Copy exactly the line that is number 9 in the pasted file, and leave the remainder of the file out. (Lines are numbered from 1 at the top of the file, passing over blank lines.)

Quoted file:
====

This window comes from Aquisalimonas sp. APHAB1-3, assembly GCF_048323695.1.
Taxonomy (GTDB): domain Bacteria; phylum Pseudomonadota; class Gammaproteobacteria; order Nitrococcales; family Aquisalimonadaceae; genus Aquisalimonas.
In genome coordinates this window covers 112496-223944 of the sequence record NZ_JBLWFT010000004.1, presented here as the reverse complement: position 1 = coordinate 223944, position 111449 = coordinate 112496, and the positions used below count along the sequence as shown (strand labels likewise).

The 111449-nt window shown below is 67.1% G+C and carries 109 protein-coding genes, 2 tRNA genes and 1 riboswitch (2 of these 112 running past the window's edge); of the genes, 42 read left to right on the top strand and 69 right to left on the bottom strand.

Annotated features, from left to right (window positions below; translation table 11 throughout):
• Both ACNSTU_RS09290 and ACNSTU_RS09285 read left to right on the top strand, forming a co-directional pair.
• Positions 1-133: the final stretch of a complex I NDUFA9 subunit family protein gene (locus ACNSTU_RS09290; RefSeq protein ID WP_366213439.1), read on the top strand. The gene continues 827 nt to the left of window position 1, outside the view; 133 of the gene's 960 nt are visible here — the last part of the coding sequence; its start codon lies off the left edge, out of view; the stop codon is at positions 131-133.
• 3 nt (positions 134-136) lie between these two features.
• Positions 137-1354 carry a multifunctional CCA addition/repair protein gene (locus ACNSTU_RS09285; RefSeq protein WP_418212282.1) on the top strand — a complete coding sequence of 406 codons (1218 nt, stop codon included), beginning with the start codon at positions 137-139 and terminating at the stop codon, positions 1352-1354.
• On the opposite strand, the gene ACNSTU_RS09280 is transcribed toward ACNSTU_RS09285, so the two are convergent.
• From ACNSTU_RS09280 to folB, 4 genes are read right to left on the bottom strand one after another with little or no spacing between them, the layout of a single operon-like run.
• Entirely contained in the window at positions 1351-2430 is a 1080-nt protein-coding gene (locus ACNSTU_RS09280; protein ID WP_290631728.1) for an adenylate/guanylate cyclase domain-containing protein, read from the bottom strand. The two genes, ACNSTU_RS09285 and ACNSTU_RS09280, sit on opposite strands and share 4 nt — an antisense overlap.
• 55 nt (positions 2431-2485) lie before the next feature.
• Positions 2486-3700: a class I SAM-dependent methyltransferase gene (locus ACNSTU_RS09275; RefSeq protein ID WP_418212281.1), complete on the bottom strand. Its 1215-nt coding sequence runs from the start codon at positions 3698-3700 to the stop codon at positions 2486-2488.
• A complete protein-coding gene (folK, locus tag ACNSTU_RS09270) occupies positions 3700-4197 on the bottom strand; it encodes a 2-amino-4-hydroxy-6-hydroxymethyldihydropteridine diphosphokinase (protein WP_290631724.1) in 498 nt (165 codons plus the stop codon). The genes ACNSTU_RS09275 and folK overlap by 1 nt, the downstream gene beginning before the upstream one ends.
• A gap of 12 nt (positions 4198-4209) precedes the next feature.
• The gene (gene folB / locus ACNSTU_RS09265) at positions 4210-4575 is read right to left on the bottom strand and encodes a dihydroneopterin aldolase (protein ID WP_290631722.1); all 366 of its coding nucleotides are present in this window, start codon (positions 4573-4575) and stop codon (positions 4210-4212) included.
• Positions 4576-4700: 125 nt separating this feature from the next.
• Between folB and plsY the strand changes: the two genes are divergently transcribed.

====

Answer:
• Positions 137-1354 carry a multifunctional CCA addition/repair protein gene (locus ACNSTU_RS09285; RefSeq protein WP_418212282.1) on the top strand — a complete coding sequence of 406 codons (1218 nt, stop codon included), beginning with the start codon at positions 137-139 and terminating at the stop codon, positions 1352-1354.